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  • This is Glenn.

    He is homeless and a very sweet man. His story demonstrates how work injuries and lack of family support can throw you into a new world, new struggles. He gives us a little of this in his own words about his homelessness. He does still have his computer and was kind enough to send us this:

    Amber & Rex,

    About two and a half years after a major on-the-job injury in late 2007, the Dept. of Labor and Industries decided to close my claim, even though medical evidence shows I'm unable to work they declared me fit and able to work.

    I have been homeless now for a little over eight months.

    Most healthy people who become homeless can find places to sleep which protect them from rain and wind. Although it's very stressful, they can basically take care of themselves. Even so, basic hygiene and other things one needs to do to try to increase your income and recover from homelessness, become very difficult to do. And, if you look like you're homeless, people pre-judge you and consider you an easy target for abuse.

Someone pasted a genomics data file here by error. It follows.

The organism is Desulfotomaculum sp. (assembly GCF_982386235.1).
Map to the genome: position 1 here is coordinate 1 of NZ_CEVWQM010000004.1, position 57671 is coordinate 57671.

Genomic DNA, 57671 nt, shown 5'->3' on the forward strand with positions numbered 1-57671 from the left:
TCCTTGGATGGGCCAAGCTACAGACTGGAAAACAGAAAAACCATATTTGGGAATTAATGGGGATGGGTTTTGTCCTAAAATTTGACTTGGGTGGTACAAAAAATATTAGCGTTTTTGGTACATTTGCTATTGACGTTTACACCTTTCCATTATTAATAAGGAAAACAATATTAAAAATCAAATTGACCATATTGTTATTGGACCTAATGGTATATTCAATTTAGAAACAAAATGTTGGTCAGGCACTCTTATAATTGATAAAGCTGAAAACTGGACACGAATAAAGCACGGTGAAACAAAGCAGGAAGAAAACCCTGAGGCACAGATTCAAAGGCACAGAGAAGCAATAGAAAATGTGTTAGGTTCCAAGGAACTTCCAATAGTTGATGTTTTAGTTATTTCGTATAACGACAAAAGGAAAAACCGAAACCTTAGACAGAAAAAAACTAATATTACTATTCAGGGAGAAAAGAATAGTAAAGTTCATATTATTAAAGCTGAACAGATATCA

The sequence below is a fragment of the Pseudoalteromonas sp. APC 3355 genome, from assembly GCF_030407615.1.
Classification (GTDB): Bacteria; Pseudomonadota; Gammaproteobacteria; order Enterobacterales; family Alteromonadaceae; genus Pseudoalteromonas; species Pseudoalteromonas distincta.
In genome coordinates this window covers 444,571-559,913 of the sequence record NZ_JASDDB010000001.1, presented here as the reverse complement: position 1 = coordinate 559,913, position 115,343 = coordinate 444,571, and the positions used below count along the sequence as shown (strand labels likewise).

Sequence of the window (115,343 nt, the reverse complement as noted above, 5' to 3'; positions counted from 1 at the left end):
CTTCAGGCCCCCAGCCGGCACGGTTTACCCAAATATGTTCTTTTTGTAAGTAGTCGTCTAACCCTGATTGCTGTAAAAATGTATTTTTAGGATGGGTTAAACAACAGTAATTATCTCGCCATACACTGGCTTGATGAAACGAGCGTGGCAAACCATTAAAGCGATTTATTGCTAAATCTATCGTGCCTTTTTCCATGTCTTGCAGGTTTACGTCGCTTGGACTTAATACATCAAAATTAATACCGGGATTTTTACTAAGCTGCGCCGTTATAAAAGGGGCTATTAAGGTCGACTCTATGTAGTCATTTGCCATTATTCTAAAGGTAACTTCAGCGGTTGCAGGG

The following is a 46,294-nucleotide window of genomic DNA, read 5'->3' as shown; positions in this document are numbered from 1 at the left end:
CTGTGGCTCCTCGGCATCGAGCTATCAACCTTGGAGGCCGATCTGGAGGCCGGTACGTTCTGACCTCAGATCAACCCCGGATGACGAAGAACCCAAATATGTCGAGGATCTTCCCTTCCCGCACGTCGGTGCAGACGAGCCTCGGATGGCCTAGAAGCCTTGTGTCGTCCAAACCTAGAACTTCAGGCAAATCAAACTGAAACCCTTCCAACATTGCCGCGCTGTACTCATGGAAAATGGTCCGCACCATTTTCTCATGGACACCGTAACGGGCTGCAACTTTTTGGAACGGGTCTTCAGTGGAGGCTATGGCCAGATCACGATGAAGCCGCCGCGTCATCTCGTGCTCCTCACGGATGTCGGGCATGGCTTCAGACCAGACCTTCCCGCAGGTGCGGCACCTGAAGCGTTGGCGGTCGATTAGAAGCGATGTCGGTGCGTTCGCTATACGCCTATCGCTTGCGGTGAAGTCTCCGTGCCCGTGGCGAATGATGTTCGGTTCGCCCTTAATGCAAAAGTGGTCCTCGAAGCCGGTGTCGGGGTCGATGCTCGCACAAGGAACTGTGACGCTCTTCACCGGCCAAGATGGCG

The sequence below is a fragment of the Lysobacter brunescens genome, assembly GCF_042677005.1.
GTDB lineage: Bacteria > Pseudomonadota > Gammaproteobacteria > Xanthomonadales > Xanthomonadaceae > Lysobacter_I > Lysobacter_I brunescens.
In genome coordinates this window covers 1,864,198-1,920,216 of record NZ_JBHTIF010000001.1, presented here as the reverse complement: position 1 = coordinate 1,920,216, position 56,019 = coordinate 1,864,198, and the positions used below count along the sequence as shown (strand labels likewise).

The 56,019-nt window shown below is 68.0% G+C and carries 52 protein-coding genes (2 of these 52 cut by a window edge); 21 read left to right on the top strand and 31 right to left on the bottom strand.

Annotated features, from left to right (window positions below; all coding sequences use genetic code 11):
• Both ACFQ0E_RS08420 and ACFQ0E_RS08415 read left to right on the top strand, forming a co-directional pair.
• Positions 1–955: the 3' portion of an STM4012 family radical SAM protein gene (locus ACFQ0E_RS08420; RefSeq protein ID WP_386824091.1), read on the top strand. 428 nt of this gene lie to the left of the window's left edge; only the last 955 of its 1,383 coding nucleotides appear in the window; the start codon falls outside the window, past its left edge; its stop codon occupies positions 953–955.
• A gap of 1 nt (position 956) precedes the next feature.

For me, there have been many problems resulting from my injury that make homelessness a considerable and constant threat to my survival. For example, I need eleven to twelve hours of sleep each night. And, even when I'm taking four pain medications including two narcotics, my pain level is constantly between six and eight, on a scale of one to ten. But, when my memory and concentration difficulties sometimes cause me to forget to take my meds, my pain level shoots up to nine.

    Even with all this pain I managed to learn Web Design at a community college and I'll be using that to help non-profits address the sources of world problems. So, contrary to the common belief that the homeless just want to live off taxpayers money, some of us are trying to make big contributions to our world.


    Glenn is an excellent singer. He loves to do karaoke and will be performing in our art show FACING THE ART IN SEATTLE put on by The Town Theatre.

    The focus will be on creating healthy community through artful exchanges.

    Glenn reminds us, we are all human. We all create. Let's be artists together.
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